Thursday, February 12, 2009


All the details are from Shelby Foote's history. I suspect this is a very bad poem, but I liked some bits of it, and I missed you all so I wanted to post something. I hated these kids in school: handsome strong boys whose grandpas had moved to Oregon from Arkansas because there weren't any niggers here, who had something better to do than school. I see it differently now. These are the kids who get sent to Iraq and get limbs blown off, who have minimum wage jobs to look forward to, if any. We're happy enough to use them as cannon fodder, and they're happy enough to go, at first: they believe what they're told. And afterwards, well, nobody listens to them anyway, so it doesn't matter.

His beard was gleaming gold and curly.
He couldn't find a comfortable way
to set the stump of his leg on the saddle;
by the end of the day he slid down
gasping with pain, and his adjutant
handed him his crutch.

Indomitable, they called him, the sort of boy
who never cries uncle, no matter how his face
Is ground into the dirt. One arm useless,
one leg gone, the Confederate sky falling
in lazy gray flakes on the long mud road:
John Bell Hood of Texas
who wasn't much good at school.

Joe Johnston wouldn't fight, because
he knew he'd lose; he fell back brilliantly
mountain by mountain. Sherman couldn't catch him:
the blue troops swept up to the breastworks
and found them empty, again and again.
Joe had slipped away.

But surely he'd fight for Atlanta? Alarmed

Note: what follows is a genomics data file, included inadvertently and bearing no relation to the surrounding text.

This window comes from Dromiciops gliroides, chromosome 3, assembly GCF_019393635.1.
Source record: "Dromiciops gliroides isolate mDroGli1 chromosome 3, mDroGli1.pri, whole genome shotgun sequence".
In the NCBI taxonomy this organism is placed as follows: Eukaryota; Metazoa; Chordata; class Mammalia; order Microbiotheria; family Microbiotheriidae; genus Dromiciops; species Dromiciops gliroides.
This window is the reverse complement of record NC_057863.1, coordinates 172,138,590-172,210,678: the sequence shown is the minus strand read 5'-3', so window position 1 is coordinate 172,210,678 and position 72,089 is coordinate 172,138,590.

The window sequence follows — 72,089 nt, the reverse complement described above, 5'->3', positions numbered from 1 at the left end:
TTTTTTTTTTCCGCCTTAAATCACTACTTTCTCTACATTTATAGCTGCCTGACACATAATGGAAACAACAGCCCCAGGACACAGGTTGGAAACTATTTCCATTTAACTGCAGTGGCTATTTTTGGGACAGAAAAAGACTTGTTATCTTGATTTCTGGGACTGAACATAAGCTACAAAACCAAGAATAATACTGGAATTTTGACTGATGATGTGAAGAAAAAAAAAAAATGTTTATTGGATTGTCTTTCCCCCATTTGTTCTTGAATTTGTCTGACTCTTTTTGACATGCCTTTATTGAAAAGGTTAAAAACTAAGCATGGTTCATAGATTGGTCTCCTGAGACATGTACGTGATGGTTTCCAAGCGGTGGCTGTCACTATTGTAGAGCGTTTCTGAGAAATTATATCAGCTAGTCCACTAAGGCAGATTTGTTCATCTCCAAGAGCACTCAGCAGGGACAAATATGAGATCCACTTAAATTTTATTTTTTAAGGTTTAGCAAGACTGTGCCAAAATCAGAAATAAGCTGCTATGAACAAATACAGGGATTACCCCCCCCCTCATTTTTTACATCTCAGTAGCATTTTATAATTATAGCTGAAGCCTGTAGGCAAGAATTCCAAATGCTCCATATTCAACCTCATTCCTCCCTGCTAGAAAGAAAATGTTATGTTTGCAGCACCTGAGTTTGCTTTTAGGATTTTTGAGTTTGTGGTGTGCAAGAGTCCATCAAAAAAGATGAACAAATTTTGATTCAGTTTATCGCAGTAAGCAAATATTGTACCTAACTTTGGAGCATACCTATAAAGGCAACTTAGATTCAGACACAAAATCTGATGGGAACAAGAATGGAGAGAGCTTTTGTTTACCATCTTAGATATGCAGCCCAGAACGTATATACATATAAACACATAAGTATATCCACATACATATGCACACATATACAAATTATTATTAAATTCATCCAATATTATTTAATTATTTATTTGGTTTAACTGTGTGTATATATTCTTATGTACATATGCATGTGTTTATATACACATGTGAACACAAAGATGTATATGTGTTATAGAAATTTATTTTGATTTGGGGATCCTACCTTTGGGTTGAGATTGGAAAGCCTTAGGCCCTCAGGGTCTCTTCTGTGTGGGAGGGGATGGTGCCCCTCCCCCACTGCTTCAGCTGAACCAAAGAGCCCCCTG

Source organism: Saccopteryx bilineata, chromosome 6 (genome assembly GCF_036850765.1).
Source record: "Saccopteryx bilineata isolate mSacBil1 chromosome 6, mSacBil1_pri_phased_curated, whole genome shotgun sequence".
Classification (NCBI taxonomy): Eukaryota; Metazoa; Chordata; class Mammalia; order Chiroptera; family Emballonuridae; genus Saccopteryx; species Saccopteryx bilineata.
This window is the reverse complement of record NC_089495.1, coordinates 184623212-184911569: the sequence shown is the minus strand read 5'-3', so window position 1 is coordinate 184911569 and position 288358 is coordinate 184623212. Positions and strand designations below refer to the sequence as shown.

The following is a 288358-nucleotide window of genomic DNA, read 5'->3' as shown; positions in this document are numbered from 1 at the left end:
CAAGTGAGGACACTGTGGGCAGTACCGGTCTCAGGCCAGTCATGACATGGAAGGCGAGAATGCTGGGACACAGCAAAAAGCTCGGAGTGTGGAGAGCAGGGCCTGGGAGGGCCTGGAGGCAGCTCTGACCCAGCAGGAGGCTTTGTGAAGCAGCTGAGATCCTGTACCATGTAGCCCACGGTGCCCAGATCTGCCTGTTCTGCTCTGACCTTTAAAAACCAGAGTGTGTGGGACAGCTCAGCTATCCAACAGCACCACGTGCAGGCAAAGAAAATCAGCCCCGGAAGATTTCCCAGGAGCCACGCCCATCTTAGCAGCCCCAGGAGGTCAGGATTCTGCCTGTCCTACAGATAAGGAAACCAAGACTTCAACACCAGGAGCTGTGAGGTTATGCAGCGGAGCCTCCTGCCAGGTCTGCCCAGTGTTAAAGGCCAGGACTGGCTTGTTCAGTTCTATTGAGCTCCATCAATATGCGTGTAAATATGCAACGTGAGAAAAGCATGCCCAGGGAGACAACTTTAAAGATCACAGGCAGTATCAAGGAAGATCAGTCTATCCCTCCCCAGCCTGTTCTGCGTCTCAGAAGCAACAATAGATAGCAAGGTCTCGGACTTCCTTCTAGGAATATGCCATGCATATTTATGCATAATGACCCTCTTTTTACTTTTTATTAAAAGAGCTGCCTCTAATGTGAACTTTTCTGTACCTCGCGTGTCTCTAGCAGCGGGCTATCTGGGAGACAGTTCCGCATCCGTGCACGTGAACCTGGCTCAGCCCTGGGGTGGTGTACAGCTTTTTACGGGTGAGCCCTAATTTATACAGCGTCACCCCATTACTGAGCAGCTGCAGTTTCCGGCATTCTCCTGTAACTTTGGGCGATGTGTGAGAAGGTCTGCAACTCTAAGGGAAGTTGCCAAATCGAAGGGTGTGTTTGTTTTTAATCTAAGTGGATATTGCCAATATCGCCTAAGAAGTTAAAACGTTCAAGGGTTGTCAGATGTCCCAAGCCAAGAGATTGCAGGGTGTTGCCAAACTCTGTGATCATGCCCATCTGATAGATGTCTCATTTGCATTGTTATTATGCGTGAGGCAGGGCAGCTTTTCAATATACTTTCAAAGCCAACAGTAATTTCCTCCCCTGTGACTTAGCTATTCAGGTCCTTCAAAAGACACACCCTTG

telegraphs tried to tell. Johnston wouldn't say:
He never liked to tip his hand. In Richmond
the anxiety grew. Lincoln would be re-elected
if Atlanta fell. That would be the end.

Hood, well, Hood
might not be the sharpest tool in the shed
but everyone knew he'd fight. The telegram
Finally came. Joe relieved of command:
John Bell Hood of Texas
had the Army of Tennessee.

In Joe's tent, Hood begged him
to put the order aside. At least until
the battle for Atlanta was fought. My God,
he didn't even know, said Hood,
where all the divisions were. "I'm a soldier,"
Johnston said. "What a soldier does

is obey." But he softened before Hood's anxiety.
He promised to stay and help a day or two.
He lied. He didn't mean to. But that night he did
what Joe always did best: he slipped away,
and John Bell Hood of Texas
had the Army of Tennessee.

He fought, all right: it was what he knew how to do,
What he'd done in the Valley, when the world was young;
savage attacks that had driven the green Union boys
and sent them running for home. Stonewall had been
His stern but loving father then. He gave the orders
and Hood obeyed. Now Hood was on his own. And

Sherman's men were different stuff. Ungallant,
impossible to catch in the open, building earthworks
everywhere they paused, burrowing like chiggers
in the flesh of the South. They knew when to fight
and when to run. Sherman exulted in the favor
The Rebs did him when they put Hood in command.

A month later, a soldier came at night
to ask for furlough. What was left of the last
marching army of the South was in tatters there.
He was sick and wounded and wanted to go
where his people were starving, and
starve at least at home. He wrote about it afterwards,

how the tears ran into the golden beard
the whole time. Hood signed his furlough and sent
him home. The tears never stopped, dripping
like diamonds in the light
of the burning kerosene, and he never spoke:
John Bell Hood of Texas weeping in his tent.

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